[Physics] How to understand singularities in physics

phase-transitionregularizationrenormalizationsingularitiesstatistical mechanics

The question is probably two-folded and I will try not to make it too vague, but nonetheless the question remains general.

First fold:

In most physical laws, that we have analytic mathematical expressions for, one comes across functions that diverge at a given point, typical examples would be the Coulomb or the gravitational forces being $\propto 1/r^2,$ clearly they diverge at $r=0.$

  • Physically it is obvious that if by distance $r$ we mean the distance between center of masses of the objects, then $r=0$ is trivially excluded (for macroscopic objects at least) because they have well defined excluded volumes and cannot occupy the same space at the same time, hence one may argue that the divergence at $r=0$ case is a mathematical artifact and is to be ignored, but is this really the case or do we have an explanation for such extreme cases?

  • Are most singularities met in classical physics just reminders of the fact that within classical models, not all can be explained, and one has to turn to more general frameworks such as QM, where then the singularities would be resolved?

Second fold:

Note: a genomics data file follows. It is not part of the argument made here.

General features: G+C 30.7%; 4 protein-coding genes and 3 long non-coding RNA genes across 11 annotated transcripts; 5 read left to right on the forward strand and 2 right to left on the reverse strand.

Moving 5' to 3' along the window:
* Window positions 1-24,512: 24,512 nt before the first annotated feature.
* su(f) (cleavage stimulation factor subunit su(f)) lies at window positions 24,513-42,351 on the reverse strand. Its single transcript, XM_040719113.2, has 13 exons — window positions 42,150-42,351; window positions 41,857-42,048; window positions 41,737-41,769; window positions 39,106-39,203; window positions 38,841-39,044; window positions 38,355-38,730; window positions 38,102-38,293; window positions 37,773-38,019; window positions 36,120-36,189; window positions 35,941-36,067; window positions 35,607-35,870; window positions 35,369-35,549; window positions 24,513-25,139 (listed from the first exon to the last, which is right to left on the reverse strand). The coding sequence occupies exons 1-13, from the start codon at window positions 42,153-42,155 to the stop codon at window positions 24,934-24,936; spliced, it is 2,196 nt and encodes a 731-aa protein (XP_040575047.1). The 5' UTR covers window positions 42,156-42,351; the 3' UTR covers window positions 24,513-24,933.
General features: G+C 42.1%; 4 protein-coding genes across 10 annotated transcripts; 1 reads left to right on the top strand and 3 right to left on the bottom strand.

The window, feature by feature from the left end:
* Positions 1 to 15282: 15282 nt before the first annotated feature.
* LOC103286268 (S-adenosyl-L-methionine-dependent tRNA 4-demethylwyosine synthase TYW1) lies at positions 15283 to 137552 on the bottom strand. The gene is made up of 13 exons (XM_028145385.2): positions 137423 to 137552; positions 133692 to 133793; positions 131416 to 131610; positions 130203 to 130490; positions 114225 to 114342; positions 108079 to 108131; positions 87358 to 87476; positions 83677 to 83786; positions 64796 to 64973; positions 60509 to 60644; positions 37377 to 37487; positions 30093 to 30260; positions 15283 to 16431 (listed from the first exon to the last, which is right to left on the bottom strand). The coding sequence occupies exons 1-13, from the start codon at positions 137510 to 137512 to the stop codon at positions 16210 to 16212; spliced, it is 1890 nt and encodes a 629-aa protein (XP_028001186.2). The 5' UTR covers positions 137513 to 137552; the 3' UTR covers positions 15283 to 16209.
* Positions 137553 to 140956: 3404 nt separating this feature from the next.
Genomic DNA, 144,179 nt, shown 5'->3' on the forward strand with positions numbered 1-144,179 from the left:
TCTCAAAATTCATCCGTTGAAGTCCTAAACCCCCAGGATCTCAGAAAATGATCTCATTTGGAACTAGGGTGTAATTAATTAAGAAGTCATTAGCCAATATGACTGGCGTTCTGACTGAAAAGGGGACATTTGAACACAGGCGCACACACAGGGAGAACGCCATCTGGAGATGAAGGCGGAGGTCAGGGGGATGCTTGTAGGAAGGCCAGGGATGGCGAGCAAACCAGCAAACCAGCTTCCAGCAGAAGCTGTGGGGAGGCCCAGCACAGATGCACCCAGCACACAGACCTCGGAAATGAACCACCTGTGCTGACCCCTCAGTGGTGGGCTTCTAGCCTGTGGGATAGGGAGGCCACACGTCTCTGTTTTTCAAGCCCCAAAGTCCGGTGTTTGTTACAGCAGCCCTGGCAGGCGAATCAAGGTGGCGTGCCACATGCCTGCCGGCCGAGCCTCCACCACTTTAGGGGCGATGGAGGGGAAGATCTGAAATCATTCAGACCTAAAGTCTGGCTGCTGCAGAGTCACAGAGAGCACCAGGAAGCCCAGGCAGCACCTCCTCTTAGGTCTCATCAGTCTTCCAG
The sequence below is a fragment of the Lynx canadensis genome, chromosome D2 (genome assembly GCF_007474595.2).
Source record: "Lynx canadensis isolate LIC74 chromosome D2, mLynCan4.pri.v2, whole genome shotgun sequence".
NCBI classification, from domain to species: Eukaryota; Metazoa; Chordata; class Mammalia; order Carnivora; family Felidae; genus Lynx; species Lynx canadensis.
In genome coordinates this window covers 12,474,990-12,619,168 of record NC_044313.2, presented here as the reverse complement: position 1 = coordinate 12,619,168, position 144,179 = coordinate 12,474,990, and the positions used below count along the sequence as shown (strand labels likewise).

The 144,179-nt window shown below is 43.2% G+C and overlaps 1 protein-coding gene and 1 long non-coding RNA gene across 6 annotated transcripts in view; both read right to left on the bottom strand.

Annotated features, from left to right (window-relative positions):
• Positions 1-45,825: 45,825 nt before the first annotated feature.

The second type of singularity that one comes across, is in statistical mechanics or thermodynamics, namely the association of phase transitions to singularities of the free energy of the system. We know that if the nth order derivative of the free energy becomes singular then the system must at some critical point exhibit an nth order phase transition, or conversely if the free energy never becomes singular, e.g. if $F(T) \propto \frac{1}{T},$ then there can be no phase transition that depends on temperature as such function would only diverge at $T=0 K$ which physically is impossible anyway.

Typical examples would be second order phase transition in the Ising ferromagnet system, where the second derivative of the free energy with respect to $T$ diverges at the critical temperature $T_c,$ at which point the system transitions from a paramagnet to a ferromagnet or the other way around. An example for first order transition would be liquid water into ice, where the transition is first order because the first order derivative of the free energy becomes singular. Furthermore there are also cases that the free energy derivatives diverge on change of density of the system instead of temperature.

  • What is the main difference between such type of singularities met in phase transitions, compared to the previous ones mentioned in the first part?

  • Finally why should a phase transition correspond to a singularity in the free energy or entropy at all? What is the physical intuition here?

Feel free to use any mathematical argumentation you find necessary, or other examples that may find more illustrative.

Best Answer